Happy Cul-du-Sac: A personal deconstruction of North American Holidays.

My love of nation is evergreen.

I killed Christmas over a decade ago. I wrote a piece called Xmas. It detailed my knowing surrounding the holiday practically invented by Coca Cola. I talked about old west Christmases where they got drunk and shot up the town like they did on the 4th of July. I talked about how gross consumerism topped any religious element of the holiday as I questioned the validity of the religious overtones of the day. Had the piece been more recent it would have noted how North American Holidays have become more packaged over the course of my life until Valentine’s Day and Halloween are no longer for children alone and are huge money generators in a consumer driven economy. The reasons for the murdering of Xmas are clearly still present. As the economy threatens to cave in on itself on the way to America becoming a third world country it seems a sharp lesson in learned behavior and being complicit in ones own duping. Yet there is an evergreen tree in my living room. It smells of pine and peppermint and reminds me of my  beloved grandmother. Who taught me many things while nurturing in me the gift of being able to create what I need.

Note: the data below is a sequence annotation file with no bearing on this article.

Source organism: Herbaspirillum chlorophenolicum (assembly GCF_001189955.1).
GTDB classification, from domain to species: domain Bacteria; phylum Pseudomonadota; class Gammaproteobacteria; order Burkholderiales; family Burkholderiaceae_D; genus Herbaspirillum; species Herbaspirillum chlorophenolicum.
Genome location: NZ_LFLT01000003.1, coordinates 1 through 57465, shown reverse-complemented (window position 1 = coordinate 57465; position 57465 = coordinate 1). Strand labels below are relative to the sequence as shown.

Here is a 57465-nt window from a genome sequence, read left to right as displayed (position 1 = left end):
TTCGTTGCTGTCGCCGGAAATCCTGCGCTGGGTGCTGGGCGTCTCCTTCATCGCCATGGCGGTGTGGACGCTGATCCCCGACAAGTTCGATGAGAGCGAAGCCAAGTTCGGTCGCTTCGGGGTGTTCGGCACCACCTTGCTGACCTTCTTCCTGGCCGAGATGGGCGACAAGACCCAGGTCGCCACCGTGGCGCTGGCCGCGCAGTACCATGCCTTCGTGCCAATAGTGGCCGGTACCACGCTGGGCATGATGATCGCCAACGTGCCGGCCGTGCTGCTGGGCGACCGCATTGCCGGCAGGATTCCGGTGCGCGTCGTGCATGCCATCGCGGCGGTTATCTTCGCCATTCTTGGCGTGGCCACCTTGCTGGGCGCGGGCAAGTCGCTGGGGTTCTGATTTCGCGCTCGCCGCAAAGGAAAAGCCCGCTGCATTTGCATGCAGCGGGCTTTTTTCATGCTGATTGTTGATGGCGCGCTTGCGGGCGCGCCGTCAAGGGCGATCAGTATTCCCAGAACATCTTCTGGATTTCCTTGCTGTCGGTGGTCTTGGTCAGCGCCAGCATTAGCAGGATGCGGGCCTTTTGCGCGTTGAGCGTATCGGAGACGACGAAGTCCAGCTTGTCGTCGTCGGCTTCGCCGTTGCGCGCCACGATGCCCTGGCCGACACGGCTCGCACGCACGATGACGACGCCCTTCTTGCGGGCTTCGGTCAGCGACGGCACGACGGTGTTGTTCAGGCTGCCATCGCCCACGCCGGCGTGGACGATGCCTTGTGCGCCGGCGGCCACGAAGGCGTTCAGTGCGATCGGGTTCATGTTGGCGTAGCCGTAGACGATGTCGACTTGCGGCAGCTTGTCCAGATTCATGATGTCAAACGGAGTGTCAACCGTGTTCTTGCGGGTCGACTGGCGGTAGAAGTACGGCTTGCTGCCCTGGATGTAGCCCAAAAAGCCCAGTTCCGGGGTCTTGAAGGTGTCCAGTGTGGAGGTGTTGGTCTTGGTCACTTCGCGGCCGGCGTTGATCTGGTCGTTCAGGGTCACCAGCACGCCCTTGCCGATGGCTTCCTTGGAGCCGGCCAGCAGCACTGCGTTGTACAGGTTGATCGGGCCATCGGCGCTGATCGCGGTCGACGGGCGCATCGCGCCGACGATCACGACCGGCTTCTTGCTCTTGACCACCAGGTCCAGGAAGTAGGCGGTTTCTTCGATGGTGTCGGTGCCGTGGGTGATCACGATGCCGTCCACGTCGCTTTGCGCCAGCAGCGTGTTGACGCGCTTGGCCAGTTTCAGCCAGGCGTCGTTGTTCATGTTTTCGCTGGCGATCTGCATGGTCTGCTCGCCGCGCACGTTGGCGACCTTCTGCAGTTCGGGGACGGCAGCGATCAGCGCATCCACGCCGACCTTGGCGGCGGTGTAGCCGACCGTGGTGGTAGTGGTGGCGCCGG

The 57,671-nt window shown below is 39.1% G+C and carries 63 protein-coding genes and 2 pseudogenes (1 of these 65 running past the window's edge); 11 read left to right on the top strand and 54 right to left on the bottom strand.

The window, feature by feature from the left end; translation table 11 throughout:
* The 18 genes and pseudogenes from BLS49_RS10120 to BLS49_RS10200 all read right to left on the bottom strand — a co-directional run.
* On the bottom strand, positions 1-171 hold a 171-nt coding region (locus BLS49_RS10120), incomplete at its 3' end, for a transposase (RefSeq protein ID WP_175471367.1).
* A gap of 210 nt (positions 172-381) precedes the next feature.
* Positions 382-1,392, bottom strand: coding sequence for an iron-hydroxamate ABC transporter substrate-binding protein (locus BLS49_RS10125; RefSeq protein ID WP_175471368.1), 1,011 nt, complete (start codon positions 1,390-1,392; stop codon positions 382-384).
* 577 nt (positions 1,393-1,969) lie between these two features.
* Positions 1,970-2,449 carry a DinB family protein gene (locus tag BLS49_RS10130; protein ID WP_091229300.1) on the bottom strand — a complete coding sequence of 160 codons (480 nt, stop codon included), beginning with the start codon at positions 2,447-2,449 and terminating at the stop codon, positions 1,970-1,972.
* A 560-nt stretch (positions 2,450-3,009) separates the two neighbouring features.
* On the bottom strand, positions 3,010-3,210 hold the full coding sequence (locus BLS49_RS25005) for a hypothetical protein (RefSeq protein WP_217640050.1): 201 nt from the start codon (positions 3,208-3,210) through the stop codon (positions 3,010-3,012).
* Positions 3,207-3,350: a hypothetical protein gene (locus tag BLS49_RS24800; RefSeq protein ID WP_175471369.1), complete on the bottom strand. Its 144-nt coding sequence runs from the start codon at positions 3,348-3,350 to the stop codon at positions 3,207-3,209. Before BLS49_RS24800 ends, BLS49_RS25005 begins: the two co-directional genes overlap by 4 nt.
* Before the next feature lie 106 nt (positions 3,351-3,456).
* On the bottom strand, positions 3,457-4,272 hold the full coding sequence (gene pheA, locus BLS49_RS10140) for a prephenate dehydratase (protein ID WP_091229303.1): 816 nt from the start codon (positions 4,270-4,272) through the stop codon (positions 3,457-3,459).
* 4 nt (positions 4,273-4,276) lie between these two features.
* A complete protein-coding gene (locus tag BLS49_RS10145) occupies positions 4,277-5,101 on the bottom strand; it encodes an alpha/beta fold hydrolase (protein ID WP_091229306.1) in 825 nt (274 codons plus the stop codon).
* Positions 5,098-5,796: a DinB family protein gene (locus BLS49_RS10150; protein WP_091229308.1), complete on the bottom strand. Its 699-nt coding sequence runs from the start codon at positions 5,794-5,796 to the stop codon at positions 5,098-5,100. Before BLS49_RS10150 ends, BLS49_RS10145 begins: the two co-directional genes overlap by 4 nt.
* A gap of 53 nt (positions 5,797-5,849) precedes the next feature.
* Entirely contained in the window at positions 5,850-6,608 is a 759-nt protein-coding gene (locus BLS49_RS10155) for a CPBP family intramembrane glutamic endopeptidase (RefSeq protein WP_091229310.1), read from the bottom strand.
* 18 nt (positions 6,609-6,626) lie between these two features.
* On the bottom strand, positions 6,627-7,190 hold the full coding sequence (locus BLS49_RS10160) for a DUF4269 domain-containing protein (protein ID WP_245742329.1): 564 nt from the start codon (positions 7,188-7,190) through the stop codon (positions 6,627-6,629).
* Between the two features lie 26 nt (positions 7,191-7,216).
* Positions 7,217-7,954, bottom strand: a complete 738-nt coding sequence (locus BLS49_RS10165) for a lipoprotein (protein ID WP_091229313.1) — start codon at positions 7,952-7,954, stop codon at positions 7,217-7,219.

I never published the article. I have thought about it the last few years as I have observed my love/hate relationship with holidays. In short it would seem unlikely I would indulge in rituals that commemorate events I am at odd with or disbelieve. Maybe not as strange as it seems in a country where teachers teach things they do not believe, as preachers preach things they do not accept, while the law fails us all. This dressing of the tree and buying of gifts has been a spot for me to examine the alignment of walk and talk. It has taken some time but I think I have a grasp on the very complicated relationship I have forged with American holidays.